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Sam Altman, CEO of OpenAI, took to Twitter to announce that ChatGPT clocked a million users merely a few days following its launch.
Based on the GPT-3.5 architecture, ChatGPT interacts with humans using natural language. Since its release, the chatbot has brought new life to conceiving AI-human interaction. The results have been much better than its previous model in that it offers higher quality, longer output, and better instruction-following.
Chatbots had existed before—such as Amazon’s Alexa—which had to recently pull a plug on its ‘Amazon Alexa’ voice-assisted feature. OpenAI’s success with ChatGPT is therefore something that Amazon wished it had done when it had the chance.
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The model is released in its Beta version and is free to use. However, Altman has said OpenAI will look to monetise the model with an average cost of single-digit cents per chat. He also added that monetisation particularly becomes important as “the compute costs are eye-watering”.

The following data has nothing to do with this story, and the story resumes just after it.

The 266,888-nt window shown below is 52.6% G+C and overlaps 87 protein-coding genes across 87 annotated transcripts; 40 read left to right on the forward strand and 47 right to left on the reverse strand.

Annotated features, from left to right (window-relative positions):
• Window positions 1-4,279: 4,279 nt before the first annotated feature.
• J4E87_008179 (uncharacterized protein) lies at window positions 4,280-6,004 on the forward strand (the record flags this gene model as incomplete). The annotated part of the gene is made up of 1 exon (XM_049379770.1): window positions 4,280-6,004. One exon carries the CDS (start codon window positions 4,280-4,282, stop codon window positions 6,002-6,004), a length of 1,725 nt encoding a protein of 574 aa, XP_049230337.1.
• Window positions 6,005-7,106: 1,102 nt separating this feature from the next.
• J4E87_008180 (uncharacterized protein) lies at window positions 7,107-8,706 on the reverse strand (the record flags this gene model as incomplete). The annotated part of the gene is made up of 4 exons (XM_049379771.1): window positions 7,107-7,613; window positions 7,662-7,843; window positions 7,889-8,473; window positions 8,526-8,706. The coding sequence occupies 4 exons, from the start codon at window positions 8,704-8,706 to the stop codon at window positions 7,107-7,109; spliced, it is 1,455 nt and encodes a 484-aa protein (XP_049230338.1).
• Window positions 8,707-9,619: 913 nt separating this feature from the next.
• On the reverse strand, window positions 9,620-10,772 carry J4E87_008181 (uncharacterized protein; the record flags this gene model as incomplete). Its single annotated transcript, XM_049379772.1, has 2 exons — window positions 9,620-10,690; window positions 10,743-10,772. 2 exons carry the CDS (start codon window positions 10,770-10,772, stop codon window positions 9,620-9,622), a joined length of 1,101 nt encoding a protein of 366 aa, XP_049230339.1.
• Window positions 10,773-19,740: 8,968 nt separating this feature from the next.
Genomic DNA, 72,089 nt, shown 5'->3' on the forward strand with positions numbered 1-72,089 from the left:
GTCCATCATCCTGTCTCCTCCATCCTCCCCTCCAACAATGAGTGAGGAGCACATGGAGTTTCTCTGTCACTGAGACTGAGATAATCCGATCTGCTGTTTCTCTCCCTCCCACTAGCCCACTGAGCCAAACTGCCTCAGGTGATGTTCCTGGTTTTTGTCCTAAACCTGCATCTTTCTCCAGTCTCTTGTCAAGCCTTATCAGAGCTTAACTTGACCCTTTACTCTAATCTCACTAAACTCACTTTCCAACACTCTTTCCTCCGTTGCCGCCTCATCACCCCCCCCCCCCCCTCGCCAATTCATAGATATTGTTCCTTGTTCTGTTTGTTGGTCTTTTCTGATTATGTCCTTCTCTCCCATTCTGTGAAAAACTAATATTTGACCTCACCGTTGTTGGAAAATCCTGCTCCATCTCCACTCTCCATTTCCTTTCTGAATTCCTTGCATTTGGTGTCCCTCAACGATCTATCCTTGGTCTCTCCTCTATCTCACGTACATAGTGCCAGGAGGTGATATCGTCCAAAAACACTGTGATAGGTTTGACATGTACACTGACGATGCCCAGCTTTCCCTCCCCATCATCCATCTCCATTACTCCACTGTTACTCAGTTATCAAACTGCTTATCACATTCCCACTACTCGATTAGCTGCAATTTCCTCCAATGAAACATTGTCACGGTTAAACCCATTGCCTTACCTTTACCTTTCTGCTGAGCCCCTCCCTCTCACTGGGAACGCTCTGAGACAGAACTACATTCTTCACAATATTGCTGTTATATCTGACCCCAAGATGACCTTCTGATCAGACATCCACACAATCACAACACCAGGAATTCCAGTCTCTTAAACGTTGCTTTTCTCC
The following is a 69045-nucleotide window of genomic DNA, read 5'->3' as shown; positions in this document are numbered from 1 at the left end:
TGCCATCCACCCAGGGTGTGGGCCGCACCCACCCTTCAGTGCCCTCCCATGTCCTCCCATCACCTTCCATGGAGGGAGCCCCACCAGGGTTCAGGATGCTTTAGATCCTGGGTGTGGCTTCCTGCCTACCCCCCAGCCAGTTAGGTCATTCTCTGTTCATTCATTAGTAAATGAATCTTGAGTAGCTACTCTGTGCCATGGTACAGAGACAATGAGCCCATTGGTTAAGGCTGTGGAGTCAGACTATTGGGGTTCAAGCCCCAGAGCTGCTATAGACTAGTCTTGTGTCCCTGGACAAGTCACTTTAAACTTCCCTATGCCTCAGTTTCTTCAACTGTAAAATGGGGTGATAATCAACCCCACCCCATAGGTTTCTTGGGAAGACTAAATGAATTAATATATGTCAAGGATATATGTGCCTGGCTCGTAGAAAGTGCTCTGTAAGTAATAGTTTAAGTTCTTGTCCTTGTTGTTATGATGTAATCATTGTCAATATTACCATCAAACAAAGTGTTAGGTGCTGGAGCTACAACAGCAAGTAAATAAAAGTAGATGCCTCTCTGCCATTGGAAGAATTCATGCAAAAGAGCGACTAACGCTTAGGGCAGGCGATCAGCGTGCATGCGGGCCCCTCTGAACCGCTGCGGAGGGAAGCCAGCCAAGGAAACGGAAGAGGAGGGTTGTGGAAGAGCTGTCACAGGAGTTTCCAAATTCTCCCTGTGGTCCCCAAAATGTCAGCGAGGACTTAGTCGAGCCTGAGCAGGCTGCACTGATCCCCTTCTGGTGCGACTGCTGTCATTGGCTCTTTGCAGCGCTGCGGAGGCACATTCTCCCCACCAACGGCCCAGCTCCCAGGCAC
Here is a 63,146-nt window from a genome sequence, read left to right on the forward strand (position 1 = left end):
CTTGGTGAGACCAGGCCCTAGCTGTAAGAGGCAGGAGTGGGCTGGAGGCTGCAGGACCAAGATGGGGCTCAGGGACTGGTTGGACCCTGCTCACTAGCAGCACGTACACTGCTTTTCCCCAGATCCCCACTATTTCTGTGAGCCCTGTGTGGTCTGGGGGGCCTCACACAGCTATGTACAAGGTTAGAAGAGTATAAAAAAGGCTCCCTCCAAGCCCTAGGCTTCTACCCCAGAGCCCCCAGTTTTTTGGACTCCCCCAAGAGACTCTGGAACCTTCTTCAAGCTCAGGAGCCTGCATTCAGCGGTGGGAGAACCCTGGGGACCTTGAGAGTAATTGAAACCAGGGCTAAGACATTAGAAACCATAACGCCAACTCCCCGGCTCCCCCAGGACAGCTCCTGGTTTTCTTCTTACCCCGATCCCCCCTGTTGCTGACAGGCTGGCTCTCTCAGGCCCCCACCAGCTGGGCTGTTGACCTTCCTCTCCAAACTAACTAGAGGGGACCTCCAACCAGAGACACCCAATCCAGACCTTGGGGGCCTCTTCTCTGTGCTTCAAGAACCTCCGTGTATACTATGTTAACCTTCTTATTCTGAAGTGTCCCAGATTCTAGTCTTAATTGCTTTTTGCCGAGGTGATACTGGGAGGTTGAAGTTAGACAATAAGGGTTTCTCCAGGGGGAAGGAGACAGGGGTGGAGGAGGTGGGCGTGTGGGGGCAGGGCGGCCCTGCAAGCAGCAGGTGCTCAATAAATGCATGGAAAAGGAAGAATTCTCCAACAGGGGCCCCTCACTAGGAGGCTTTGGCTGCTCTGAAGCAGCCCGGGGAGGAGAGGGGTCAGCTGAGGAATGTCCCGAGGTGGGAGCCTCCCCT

Microsoft Azure supports OpenAI, providing them with the computational power required for running models like ChatGPT. However, Altman’s allusion to the “eye-watering” cost perhaps didn’t sit well with Microsoft. As a result, we also saw Altman salvaging the situation by referring to Azure’s important contribution to the OpenAI launches, saying that “they have built by far the best AI infrastructure out there.”
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The GPT-3.5 architecture is built on the latest text-Davinci-003 released by OpenAI. However, the company also offers models like Ada, Babbage, and Curie. These models are available at a relatively lower cost than Davinci and perform as well as Davinci on a variety of tasks. For its customers, OpenAI recommends that its users use Davinci initially and later shift to cheaper models based on their requirements.